Edgar Allan Poe’s 1839 short story “The Fall of the House of Usher” provides an example of his universal appeal of terror to connect with his audience. Poe’s tale provides an alternative to audience that feels an isolation. The unnamed narrator in the tale navigates a path of uneasiness and unknown circumstances. One approach to Poe’s work focuses on his ability to control an emotional perception in his reader’s to entertain their desires. Another similar critique determines that these reactive perceptions are successful by being shifting extremes of emotional responses. The unnamed narrator is bombarded with these emotional shifts when he enters the house. His isolation and unnerving experience between Roderick and Madeline shows Poe’s ability to create emotional extremes. Poe’s appeal to those unsatisfied with Romanticism’s unrealistic positivity in the unknown of industrialization in the 19th century is called by some scholars Negative Romanticism. Negative Romanticism appears as a counter to modern society in other cultures such as early 20th century Japanese writers unsatisfied with the nature focused literature of Japan. But how does Negative Romanticism and these techniques of catering to a reader’s tastes connect with Poe’s mass appeal. To understand this I looked outside America to research Poe’s popularity in Chinese and Japanese Literature.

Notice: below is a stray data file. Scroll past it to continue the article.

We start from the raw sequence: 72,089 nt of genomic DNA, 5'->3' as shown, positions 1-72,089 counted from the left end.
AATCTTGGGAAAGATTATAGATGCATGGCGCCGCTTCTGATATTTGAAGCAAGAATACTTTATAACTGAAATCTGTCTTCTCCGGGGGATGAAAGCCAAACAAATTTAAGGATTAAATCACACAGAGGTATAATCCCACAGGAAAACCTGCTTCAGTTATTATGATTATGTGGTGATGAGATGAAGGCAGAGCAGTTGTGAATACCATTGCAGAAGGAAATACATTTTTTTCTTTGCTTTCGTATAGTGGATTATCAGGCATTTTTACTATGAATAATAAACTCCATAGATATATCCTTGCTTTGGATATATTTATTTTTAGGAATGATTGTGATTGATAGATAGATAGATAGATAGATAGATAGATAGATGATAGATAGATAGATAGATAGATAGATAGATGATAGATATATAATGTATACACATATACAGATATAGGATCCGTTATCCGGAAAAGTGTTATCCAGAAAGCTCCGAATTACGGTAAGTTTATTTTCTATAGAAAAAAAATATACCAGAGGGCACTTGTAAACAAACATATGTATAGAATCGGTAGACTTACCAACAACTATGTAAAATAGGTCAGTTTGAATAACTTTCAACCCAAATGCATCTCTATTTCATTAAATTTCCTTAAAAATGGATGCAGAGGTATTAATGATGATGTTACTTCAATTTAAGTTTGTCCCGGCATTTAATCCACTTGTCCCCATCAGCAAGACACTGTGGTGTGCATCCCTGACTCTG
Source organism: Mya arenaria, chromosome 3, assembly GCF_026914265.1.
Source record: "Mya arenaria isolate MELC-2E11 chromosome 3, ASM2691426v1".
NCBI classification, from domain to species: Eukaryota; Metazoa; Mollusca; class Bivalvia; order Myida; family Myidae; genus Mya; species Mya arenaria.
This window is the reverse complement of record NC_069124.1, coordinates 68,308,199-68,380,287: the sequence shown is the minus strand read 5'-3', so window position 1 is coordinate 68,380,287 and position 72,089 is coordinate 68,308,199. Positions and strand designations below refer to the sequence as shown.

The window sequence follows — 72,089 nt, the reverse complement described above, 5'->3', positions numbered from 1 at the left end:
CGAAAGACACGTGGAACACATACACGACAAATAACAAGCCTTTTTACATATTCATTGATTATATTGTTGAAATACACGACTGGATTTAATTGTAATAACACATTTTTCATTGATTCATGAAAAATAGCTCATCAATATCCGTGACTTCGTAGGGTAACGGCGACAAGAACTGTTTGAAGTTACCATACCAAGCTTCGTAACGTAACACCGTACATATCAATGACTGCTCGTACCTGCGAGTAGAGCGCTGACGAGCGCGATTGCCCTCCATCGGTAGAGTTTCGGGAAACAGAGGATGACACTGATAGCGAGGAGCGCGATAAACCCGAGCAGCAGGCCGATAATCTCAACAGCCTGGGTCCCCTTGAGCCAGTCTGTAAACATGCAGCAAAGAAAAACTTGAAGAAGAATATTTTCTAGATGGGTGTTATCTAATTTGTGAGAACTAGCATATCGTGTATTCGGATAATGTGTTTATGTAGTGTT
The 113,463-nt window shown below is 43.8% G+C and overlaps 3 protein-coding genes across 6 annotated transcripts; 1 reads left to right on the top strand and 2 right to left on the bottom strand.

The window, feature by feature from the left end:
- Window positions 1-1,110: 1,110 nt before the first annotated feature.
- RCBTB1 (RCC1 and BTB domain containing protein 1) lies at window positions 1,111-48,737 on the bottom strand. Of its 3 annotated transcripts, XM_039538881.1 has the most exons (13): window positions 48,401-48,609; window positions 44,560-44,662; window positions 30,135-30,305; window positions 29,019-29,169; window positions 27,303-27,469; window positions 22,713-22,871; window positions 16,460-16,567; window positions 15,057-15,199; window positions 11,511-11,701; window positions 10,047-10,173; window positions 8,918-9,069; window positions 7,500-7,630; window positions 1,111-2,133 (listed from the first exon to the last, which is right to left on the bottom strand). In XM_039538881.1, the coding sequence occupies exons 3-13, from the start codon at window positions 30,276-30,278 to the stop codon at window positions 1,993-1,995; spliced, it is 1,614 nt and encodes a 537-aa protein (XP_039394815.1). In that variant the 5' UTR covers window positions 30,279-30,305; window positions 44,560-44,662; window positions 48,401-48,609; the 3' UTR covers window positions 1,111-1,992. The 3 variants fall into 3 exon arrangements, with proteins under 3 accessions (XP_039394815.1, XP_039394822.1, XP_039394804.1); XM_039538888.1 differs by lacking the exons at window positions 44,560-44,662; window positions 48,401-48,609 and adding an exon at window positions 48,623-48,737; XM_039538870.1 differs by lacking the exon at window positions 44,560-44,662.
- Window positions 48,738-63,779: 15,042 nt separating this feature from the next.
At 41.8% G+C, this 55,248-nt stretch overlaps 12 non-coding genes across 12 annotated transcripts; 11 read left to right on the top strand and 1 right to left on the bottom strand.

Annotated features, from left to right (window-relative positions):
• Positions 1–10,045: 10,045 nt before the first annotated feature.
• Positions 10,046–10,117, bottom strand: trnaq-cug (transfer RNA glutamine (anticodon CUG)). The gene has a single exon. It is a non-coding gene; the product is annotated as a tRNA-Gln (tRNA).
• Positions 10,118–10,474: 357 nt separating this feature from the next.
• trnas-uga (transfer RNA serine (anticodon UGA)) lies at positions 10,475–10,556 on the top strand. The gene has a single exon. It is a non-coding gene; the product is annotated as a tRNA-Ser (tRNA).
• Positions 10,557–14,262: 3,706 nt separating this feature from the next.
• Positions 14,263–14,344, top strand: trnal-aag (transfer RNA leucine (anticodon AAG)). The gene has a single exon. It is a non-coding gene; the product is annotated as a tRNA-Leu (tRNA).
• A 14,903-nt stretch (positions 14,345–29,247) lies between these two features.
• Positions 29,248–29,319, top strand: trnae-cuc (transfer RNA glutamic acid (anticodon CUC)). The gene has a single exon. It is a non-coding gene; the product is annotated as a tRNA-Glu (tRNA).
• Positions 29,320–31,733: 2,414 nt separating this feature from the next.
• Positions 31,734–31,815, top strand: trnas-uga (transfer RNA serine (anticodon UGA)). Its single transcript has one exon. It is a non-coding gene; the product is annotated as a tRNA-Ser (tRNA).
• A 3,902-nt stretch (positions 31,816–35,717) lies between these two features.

Other scholars focus on Poe’s appeal in a post 19th century world as an outlet for those that feel isolated in the industrialized world. My research project will focus on Poe’s popularity correlating with his use of human qualities of terror, sadness, and isolation in the unknown of his works. I will examine how these elements appeal to an audience that feels isolated and unconnected to the modern world. My research will attempt to find a relevance between Poe’s work and his popularity among those discontent with the other literary outlets. I will use the struggles of Poe’s life and his failures in his time as well as his financial problems as an example of his personal discontent. I will use this to relate to his world’s appeal to others discontent with life. I will use my research of Poe’s influence in China during its different periods of struggle with modernization in the early 20th century, the rise of communism, and the modern 21st century and China’s place as an economic superpower. I will also examine Poe’s influence on Chinese horror stories to directly correlate this appeal and popularity. As mentioned earlier with Japan being an outlet for Poe’s appeal, I will also examine the various works and how Poe’s popularity influenced these writers. I will argue the connection between his appeal and his ability to entertain and provide an alternative in a the uneasiness of the industrialized world I hope to find a connection between his use of Negative Romanticism and his popularity among foreign and domestic audience’s as well as the writers of China and Japan. In the end I hope to see Poe as more than a “Gothic” writer and